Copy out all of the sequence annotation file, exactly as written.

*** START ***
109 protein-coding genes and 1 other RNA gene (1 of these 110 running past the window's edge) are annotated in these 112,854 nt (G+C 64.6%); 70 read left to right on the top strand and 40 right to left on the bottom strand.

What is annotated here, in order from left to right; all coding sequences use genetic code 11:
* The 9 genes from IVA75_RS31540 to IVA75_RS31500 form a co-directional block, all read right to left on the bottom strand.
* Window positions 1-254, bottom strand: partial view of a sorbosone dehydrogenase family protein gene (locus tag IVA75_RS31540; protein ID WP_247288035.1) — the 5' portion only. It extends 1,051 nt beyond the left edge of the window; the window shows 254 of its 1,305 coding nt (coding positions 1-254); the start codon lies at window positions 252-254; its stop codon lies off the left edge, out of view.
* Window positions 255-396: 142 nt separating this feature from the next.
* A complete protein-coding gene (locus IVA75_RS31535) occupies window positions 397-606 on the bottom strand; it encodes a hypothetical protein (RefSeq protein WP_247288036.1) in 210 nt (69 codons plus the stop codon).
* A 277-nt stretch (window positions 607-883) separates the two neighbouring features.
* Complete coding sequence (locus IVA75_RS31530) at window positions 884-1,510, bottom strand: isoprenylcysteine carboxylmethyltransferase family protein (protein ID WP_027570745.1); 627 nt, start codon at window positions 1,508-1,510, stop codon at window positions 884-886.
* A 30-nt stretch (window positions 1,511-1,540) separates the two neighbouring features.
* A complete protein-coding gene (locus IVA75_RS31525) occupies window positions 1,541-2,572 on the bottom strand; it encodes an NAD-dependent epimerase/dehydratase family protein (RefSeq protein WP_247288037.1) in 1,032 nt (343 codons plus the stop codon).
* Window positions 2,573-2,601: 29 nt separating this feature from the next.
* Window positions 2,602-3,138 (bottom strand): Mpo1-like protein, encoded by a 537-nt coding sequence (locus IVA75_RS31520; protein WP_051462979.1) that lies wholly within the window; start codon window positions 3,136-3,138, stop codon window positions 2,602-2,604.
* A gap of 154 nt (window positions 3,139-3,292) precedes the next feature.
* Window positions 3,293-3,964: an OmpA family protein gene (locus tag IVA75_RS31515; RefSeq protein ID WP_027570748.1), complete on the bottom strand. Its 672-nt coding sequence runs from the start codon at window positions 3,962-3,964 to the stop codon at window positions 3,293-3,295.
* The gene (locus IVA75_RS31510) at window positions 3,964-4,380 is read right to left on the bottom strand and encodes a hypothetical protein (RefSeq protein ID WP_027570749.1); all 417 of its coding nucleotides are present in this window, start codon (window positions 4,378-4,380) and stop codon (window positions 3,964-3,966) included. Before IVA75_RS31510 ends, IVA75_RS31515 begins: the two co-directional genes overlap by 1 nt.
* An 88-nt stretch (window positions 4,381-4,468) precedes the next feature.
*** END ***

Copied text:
109 protein-coding genes and 1 other RNA gene (1 of these 110 running past the window's edge) are annotated in these 112,854 nt (G+C 64.6%); 70 read left to right on the top strand and 40 right to left on the bottom strand.

What is annotated here, in order from left to right; all coding sequences use genetic code 11:
* The 9 genes from IVA75_RS31540 to IVA75_RS31500 form a co-directional block, all read right to left on the bottom strand.
* Window positions 1-254, bottom strand: partial view of a sorbosone dehydrogenase family protein gene (locus tag IVA75_RS31540; protein ID WP_247288035.1) — the 5' portion only. It extends 1,051 nt beyond the left edge of the window; the window shows 254 of its 1,305 coding nt (coding positions 1-254); the start codon lies at window positions 252-254; its stop codon lies off the left edge, out of view.
* Window positions 255-396: 142 nt separating this feature from the next.
* A complete protein-coding gene (locus IVA75_RS31535) occupies window positions 397-606 on the bottom strand; it encodes a hypothetical protein (RefSeq protein WP_247288036.1) in 210 nt (69 codons plus the stop codon).
* A 277-nt stretch (window positions 607-883) separates the two neighbouring features.
* Complete coding sequence (locus IVA75_RS31530) at window positions 884-1,510, bottom strand: isoprenylcysteine carboxylmethyltransferase family protein (protein ID WP_027570745.1); 627 nt, start codon at window positions 1,508-1,510, stop codon at window positions 884-886.
* A 30-nt stretch (window positions 1,511-1,540) separates the two neighbouring features.
* A complete protein-coding gene (locus IVA75_RS31525) occupies window positions 1,541-2,572 on the bottom strand; it encodes an NAD-dependent epimerase/dehydratase family protein (RefSeq protein WP_247288037.1) in 1,032 nt (343 codons plus the stop codon).
* Window positions 2,573-2,601: 29 nt separating this feature from the next.
* Window positions 2,602-3,138 (bottom strand): Mpo1-like protein, encoded by a 537-nt coding sequence (locus IVA75_RS31520; protein WP_051462979.1) that lies wholly within the window; start codon window positions 3,136-3,138, stop codon window positions 2,602-2,604.
* A gap of 154 nt (window positions 3,139-3,292) precedes the next feature.
* Window positions 3,293-3,964: an OmpA family protein gene (locus tag IVA75_RS31515; RefSeq protein ID WP_027570748.1), complete on the bottom strand. Its 672-nt coding sequence runs from the start codon at window positions 3,962-3,964 to the stop codon at window positions 3,293-3,295.
* The gene (locus IVA75_RS31510) at window positions 3,964-4,380 is read right to left on the bottom strand and encodes a hypothetical protein (RefSeq protein ID WP_027570749.1); all 417 of its coding nucleotides are present in this window, start codon (window positions 4,378-4,380) and stop codon (window positions 3,964-3,966) included. Before IVA75_RS31510 ends, IVA75_RS31515 begins: the two co-directional genes overlap by 1 nt.
* An 88-nt stretch (window positions 4,381-4,468) precedes the next feature.